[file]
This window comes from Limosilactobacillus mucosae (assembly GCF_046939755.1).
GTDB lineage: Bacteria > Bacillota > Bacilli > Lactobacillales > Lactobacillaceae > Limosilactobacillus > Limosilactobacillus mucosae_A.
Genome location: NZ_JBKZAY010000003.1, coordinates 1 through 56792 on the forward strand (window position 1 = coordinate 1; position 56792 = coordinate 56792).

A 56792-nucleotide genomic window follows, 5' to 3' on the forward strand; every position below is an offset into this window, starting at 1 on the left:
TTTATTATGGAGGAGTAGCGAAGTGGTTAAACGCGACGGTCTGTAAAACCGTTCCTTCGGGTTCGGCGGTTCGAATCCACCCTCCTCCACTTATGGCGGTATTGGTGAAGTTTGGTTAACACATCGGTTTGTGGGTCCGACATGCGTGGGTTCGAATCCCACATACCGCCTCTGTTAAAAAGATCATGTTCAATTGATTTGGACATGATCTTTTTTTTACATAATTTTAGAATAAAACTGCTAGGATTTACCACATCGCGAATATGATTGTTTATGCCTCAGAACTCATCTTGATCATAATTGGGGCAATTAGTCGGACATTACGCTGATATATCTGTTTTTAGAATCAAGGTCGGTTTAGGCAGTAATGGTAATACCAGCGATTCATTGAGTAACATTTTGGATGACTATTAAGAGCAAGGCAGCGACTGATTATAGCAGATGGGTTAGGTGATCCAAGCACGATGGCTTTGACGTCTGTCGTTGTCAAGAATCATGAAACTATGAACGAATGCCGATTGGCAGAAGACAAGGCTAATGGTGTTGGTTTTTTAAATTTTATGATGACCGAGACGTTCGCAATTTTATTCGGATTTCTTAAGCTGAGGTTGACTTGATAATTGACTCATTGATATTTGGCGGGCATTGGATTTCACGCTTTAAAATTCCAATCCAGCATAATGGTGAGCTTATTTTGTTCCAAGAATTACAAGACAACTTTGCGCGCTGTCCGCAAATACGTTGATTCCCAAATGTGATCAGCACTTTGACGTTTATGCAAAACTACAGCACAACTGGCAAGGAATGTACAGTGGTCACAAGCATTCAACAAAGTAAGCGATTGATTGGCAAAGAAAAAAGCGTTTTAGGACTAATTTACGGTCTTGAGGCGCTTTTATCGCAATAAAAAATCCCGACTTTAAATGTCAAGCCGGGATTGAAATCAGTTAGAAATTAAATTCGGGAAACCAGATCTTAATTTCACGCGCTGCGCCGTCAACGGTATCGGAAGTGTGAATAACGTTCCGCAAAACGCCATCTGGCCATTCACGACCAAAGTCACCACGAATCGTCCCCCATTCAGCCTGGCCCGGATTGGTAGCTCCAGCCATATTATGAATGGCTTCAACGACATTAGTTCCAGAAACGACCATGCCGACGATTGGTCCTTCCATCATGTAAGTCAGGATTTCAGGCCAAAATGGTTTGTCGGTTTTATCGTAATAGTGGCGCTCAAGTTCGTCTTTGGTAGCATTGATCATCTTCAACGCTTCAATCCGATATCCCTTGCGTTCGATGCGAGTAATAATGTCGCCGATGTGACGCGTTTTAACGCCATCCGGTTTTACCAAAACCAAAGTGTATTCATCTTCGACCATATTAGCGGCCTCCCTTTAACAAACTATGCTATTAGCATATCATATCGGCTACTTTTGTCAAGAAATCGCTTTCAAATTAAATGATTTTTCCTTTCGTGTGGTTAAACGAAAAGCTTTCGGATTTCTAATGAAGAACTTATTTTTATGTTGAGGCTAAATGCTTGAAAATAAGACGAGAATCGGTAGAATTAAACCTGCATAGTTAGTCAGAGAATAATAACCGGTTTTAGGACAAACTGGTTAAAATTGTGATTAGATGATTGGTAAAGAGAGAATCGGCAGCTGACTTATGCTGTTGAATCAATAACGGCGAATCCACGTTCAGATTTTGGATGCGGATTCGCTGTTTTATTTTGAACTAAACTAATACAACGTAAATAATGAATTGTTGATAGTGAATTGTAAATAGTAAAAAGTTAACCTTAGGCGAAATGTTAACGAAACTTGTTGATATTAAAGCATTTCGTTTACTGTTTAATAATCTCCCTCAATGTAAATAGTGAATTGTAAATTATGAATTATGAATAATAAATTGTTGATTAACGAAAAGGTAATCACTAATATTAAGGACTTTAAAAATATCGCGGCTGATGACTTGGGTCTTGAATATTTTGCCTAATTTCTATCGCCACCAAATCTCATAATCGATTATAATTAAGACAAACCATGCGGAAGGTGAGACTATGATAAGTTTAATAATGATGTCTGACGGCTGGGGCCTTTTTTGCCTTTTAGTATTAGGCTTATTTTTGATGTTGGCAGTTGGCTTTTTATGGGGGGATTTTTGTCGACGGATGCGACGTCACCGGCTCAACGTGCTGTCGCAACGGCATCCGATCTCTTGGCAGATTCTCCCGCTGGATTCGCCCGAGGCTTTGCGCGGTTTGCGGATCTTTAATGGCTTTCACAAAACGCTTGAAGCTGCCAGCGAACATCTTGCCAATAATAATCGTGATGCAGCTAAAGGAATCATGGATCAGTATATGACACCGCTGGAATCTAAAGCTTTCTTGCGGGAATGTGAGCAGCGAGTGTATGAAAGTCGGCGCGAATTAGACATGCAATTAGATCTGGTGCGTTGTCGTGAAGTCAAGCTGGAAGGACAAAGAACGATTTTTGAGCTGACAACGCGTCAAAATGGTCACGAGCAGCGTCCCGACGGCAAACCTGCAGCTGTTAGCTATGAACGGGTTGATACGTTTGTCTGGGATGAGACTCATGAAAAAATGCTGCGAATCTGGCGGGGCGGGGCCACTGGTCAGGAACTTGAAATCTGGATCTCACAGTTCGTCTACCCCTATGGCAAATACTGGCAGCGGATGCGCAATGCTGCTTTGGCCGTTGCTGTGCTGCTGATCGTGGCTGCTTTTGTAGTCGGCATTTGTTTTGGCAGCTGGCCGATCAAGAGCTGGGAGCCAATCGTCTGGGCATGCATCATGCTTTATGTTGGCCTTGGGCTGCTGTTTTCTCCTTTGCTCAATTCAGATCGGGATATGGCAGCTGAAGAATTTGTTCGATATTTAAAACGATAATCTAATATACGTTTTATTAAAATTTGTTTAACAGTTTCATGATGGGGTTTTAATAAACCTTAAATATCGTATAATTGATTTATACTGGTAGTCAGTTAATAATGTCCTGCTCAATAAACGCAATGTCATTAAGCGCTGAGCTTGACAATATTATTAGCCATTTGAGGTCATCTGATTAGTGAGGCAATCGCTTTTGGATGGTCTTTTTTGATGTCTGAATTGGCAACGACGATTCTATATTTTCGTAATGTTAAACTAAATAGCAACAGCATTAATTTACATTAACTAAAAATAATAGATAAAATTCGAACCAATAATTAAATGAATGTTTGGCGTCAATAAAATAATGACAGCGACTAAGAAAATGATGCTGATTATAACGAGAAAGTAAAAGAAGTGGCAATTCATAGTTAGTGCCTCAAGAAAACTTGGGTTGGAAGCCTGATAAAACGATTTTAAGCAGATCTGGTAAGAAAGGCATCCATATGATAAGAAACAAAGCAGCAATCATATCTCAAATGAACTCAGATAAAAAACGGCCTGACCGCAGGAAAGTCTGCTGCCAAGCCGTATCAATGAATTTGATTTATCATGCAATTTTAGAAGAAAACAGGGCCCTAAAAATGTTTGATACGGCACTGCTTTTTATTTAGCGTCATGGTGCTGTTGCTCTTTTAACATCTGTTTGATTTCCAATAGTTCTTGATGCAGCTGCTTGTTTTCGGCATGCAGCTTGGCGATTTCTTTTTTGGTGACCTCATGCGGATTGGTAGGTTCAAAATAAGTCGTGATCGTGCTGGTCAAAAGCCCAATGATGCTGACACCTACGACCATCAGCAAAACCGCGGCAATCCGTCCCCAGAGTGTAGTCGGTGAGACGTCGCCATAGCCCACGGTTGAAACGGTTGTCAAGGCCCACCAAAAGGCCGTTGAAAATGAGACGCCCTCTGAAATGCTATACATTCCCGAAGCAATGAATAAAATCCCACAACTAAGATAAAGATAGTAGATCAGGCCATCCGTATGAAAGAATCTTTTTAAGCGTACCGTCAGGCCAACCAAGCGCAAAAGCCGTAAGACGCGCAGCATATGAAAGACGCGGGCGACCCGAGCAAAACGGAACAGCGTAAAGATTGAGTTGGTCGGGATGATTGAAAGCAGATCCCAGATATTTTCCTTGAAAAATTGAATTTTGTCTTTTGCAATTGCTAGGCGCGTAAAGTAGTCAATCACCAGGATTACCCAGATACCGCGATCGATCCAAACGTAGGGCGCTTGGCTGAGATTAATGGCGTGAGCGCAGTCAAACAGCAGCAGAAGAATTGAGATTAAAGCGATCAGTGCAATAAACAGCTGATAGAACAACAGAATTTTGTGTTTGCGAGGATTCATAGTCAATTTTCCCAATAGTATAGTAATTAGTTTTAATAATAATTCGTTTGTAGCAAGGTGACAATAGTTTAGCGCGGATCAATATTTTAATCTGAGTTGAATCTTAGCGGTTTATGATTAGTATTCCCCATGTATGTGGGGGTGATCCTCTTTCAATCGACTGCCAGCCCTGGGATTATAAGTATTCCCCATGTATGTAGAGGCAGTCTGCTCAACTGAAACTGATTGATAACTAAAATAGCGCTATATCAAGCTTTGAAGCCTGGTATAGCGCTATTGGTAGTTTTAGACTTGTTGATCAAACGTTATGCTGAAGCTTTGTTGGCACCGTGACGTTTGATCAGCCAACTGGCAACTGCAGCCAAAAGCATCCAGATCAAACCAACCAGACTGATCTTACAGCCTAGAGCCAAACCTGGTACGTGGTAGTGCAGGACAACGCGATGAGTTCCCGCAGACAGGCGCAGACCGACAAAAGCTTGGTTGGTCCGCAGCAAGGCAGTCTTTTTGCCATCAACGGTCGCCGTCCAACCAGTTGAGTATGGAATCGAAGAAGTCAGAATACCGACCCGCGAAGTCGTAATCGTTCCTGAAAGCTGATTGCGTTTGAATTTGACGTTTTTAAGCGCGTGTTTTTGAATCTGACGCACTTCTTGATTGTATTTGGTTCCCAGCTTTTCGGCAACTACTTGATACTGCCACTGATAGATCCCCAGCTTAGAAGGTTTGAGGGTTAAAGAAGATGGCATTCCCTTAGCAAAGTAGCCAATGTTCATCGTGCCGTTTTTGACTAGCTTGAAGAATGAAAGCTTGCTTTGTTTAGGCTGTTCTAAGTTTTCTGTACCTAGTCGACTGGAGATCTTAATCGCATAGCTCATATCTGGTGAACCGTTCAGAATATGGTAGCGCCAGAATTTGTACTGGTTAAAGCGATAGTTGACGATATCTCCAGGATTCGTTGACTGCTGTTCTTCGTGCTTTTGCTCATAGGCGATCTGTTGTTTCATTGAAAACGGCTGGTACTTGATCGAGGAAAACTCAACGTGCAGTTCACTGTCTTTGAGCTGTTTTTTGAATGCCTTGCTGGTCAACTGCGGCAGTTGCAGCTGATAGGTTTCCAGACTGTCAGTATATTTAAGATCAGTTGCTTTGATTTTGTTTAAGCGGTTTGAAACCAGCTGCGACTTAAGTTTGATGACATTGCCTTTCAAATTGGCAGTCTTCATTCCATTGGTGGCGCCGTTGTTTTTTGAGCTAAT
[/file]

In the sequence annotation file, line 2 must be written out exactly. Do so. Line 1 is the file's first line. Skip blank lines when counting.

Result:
GTDB lineage: Bacteria > Bacillota > Bacilli > Lactobacillales > Lactobacillaceae > Limosilactobacillus > Limosilactobacillus mucosae_A.